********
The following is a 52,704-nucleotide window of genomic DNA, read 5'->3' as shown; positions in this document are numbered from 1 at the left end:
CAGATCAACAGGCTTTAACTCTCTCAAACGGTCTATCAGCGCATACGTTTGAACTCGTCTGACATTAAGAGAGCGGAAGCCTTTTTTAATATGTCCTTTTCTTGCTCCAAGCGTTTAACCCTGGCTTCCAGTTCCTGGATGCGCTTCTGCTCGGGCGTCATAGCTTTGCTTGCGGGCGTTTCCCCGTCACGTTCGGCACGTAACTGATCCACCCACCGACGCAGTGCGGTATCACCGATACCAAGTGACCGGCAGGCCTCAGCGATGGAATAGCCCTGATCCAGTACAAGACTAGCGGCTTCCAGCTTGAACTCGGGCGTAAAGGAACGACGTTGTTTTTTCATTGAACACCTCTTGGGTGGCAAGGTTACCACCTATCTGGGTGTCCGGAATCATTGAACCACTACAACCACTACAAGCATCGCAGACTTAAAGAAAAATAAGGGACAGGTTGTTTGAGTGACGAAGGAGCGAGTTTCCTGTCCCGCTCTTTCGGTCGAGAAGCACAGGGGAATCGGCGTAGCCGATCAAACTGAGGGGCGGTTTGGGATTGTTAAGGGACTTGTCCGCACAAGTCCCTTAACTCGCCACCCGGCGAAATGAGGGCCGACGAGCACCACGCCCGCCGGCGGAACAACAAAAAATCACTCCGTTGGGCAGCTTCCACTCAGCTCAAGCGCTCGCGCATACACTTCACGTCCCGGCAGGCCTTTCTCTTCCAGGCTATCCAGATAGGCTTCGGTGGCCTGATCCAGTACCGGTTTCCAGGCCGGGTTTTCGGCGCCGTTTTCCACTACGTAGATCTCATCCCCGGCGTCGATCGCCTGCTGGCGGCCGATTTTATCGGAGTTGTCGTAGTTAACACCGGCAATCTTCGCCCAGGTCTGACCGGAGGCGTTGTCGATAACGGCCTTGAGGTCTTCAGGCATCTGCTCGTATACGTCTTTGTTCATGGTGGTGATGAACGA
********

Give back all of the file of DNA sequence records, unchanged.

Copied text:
The following is a 52,704-nucleotide window of genomic DNA, read 5'->3' as shown; positions in this document are numbered from 1 at the left end:
CAGATCAACAGGCTTTAACTCTCTCAAACGGTCTATCAGCGCATACGTTTGAACTCGTCTGACATTAAGAGAGCGGAAGCCTTTTTTAATATGTCCTTTTCTTGCTCCAAGCGTTTAACCCTGGCTTCCAGTTCCTGGATGCGCTTCTGCTCGGGCGTCATAGCTTTGCTTGCGGGCGTTTCCCCGTCACGTTCGGCACGTAACTGATCCACCCACCGACGCAGTGCGGTATCACCGATACCAAGTGACCGGCAGGCCTCAGCGATGGAATAGCCCTGATCCAGTACAAGACTAGCGGCTTCCAGCTTGAACTCGGGCGTAAAGGAACGACGTTGTTTTTTCATTGAACACCTCTTGGGTGGCAAGGTTACCACCTATCTGGGTGTCCGGAATCATTGAACCACTACAACCACTACAAGCATCGCAGACTTAAAGAAAAATAAGGGACAGGTTGTTTGAGTGACGAAGGAGCGAGTTTCCTGTCCCGCTCTTTCGGTCGAGAAGCACAGGGGAATCGGCGTAGCCGATCAAACTGAGGGGCGGTTTGGGATTGTTAAGGGACTTGTCCGCACAAGTCCCTTAACTCGCCACCCGGCGAAATGAGGGCCGACGAGCACCACGCCCGCCGGCGGAACAACAAAAAATCACTCCGTTGGGCAGCTTCCACTCAGCTCAAGCGCTCGCGCATACACTTCACGTCCCGGCAGGCCTTTCTCTTCCAGGCTATCCAGATAGGCTTCGGTGGCCTGATCCAGTACCGGTTTCCAGGCCGGGTTTTCGGCGCCGTTTTCCACTACGTAGATCTCATCCCCGGCGTCGATCGCCTGCTGGCGGCCGATTTTATCGGAGTTGTCGTAGTTAACACCGGCAATCTTCGCCCAGGTCTGACCGGAGGCGTTGTCGATAACGGCCTTGAGGTCTTCAGGCATCTGCTCGTATACGTCTTTGTTCATGGTGGTGATGAACGA